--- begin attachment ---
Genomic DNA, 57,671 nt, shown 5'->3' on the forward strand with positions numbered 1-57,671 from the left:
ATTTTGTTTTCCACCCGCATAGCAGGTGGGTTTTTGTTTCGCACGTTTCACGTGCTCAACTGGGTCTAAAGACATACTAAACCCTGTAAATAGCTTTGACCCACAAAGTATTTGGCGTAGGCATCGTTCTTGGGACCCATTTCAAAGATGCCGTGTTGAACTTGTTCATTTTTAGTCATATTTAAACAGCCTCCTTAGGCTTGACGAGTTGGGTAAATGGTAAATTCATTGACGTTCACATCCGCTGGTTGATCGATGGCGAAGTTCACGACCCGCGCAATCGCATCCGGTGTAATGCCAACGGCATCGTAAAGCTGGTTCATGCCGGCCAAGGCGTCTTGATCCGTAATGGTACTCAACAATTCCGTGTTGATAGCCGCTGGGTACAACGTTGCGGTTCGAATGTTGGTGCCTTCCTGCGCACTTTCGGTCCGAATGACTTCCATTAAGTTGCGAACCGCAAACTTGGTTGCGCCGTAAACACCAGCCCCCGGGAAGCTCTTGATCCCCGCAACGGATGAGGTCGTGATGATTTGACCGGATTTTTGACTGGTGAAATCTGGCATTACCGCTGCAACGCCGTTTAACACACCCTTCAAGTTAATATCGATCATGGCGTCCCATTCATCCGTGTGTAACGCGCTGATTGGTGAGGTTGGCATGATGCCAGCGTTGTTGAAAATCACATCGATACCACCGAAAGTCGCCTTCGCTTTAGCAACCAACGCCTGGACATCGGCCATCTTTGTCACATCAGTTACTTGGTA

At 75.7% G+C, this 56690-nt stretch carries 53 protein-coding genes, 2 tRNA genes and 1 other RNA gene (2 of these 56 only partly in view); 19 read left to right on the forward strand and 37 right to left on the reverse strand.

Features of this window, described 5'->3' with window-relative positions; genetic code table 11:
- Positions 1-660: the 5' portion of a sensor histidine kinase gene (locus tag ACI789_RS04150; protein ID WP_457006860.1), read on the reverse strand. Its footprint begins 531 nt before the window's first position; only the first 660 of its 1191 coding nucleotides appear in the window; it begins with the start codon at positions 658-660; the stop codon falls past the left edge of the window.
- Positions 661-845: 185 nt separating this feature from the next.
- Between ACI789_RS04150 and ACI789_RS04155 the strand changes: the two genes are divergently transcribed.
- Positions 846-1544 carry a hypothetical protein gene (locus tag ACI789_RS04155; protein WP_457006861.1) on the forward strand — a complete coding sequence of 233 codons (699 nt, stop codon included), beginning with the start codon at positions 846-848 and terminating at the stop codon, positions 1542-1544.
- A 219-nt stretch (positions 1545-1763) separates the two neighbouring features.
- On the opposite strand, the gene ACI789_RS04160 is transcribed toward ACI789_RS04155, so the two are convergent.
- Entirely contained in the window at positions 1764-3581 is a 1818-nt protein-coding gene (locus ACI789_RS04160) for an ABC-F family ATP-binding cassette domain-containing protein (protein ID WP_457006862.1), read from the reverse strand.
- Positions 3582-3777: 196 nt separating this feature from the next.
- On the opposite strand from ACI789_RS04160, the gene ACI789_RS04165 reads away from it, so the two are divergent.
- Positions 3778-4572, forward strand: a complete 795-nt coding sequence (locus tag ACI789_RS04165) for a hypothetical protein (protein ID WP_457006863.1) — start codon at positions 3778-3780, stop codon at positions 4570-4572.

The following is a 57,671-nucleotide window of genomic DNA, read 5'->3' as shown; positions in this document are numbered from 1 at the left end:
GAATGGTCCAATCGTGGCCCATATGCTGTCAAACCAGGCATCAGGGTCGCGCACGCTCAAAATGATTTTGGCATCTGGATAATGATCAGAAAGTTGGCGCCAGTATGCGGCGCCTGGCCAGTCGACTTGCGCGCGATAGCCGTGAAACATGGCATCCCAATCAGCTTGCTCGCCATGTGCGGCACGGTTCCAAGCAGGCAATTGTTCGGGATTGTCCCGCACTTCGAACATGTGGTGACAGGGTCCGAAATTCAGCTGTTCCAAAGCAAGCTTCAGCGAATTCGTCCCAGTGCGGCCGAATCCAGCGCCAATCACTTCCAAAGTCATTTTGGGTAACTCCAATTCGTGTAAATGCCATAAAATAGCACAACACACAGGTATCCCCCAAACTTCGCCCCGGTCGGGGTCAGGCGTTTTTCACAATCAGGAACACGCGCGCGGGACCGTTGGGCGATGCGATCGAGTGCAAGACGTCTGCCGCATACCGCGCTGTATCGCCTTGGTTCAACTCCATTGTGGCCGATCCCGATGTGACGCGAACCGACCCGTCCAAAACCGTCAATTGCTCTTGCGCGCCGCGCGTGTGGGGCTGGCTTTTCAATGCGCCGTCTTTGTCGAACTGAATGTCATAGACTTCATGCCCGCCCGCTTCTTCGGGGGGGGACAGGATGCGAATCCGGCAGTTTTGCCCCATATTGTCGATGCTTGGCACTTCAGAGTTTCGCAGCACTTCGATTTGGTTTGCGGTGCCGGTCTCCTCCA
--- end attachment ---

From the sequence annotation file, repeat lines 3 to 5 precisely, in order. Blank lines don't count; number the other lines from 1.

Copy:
At 75.7% G+C, this 56690-nt stretch carries 53 protein-coding genes, 2 tRNA genes and 1 other RNA gene (2 of these 56 only partly in view); 19 read left to right on the forward strand and 37 right to left on the reverse strand.

Features of this window, described 5'->3' with window-relative positions; genetic code table 11:
- Positions 1-660: the 5' portion of a sensor histidine kinase gene (locus tag ACI789_RS04150; protein ID WP_457006860.1), read on the reverse strand. Its footprint begins 531 nt before the window's first position; only the first 660 of its 1191 coding nucleotides appear in the window; it begins with the start codon at positions 658-660; the stop codon falls past the left edge of the window.